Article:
Report: ACT health lags behind the nation

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Emergency departments have been placed under pressure.
Emergency departments have been placed under pressure.

CANBERRA hospitals are performing overwhelmingly the worst in the country, according to the release of two reports.

An Australian Institute of Health and Welfare report and the quarterly ACT Health report confirm that patients in the ACT are waiting longer than all states and territories for hospital treatment.

The numbers are quite concerting in regards to wait times at the emergency department despite remaining steady in some categories but still comparably behind at Canberra Hospital and Cavalry Public Hospital Bruce.

But the ACT government has blamed a lack of Commonwealth funding for affecting the drain on resources.

“There are a range of issues and we would always like to see more funding from the Commonwealth and under a previous Labor government we would have seen the Commonwealth contribution increase to 50 per cent instead of 45 per cent,” Minister for Health Rachel Stephen-Smith said.

“That would have been extraordinary helpful.”

The Australian Institute of Health and Welfare reported that 52 per cent of patients in the ACT during the 2019/20 period were not seen on time in the emergency department, which was double the national average.

The next worse case was in South Australia with 35 per cent while only 19 per cent of patients in NSW were not seen on time.

Half of Canberrans attending the emergency department had to wait 44 minutes compared to 17 minutes nationally.

There was still 10 per cent of Canberra patients that had to wait nearly three hours in emergency, which is 75 minutes longer on average across Australia.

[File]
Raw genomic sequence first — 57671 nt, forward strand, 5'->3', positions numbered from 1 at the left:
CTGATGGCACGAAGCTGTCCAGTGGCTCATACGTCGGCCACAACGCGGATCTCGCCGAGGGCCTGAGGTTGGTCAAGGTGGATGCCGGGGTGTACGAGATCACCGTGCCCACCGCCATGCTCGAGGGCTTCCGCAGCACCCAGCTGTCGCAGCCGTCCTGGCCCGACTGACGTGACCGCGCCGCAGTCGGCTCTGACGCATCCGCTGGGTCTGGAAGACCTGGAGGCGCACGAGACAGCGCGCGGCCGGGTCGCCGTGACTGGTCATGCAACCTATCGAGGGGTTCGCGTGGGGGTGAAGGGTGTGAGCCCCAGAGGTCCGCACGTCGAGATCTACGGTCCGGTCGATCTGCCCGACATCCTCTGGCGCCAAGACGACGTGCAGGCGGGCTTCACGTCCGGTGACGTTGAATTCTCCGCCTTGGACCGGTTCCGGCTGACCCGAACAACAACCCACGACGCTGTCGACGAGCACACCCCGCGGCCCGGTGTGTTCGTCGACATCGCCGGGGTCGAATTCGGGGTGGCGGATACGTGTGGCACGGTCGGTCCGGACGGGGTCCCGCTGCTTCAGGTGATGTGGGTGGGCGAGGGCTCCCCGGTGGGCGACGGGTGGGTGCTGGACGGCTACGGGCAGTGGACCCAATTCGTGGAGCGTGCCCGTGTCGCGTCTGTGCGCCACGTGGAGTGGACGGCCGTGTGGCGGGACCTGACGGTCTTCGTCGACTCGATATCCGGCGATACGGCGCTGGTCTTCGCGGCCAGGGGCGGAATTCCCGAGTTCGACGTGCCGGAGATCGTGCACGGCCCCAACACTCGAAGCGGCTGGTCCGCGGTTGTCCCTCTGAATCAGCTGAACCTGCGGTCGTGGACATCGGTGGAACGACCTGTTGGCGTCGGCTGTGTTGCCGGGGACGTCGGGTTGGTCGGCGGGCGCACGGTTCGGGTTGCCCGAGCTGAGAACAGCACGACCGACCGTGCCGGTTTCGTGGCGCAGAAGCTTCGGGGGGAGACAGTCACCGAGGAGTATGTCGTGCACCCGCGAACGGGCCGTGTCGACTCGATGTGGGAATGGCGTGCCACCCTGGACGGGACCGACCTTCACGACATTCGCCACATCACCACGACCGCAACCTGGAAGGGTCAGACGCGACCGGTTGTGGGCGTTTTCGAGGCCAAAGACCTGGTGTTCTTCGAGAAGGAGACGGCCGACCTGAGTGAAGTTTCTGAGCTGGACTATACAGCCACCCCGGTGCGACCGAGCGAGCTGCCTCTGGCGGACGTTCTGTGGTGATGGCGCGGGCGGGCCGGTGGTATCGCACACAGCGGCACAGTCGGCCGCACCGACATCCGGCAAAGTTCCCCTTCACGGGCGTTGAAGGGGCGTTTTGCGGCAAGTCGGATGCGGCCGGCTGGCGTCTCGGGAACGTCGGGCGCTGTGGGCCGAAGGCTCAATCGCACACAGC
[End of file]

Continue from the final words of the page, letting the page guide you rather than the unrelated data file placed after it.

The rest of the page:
The strain on the public system for ACT Health becomes evident from the quarterly ACT Health report when admissions have risen by more 20 per cent between July and September to 35,639 patients while numbers arriving in an ambulance to emergency are up by nearly 16 per cent to 8525.

More than 40 per cent of patients while the COVID-19 pandemic kept many at home have critically been forced to wait four hours or more in the emergency department.

The minister has put down the increase in emergency admissions to more respiratory issues during a high pollen count season and that more mental health presentations has increased the wait times for other patients.

“They have not been able to pinpoint one single thing that has been attributed to the higher numbers or those longer waits – it’s a combination of factors,” Mrs Stephen-Smith said.

She denied that this was an ongoing problem that has seen ACT Health lag well behind the rest of Australia after increases continue to rise and supply has not kept up with demand.

The Cavalry emergency department capacity has risen by 50 per cent of capacity in the past year, ensuring the overall ACT system is 25 per cent better.

“It’s actually about how those presentations are managed and being able to get people through the emergency department and into a ward, if they need to be admitted or through the emergency department in a good treatment time, if they are going to be treated and go home,” Mrs Stephen-Smith said.

“If we can get that bit right, we can actually manage people who are presenting at the emergency department.

“It is actually addressing those treatment times and those bed lock issues that is going to help more than adding additional treatment spaces within the emergency department, giving the increase we have just seen.”

Bed numbers are not a factor, she said, after the ACT government added extra 140 beds at the Cavalry and has refurbished a ward for 10 additional mental health beds.

But this comes on the back of patients forced to bypass Canberra Hospital and head straight to the Calvary Hospital.

“We have consistently being adding more to the system and we have the same number of beds per head of population now than we did 10 years ago – we have been keeping up that population growth,” Mrs Stephen-Smith said.

“It’s actually about how you flow patients through the hospital, how you ensure that their stay is reduced to the minimum and that’s about doing the right thing by your patients.

“It’s not good for patients to be staying longer than they should and it’s not good for the system.”




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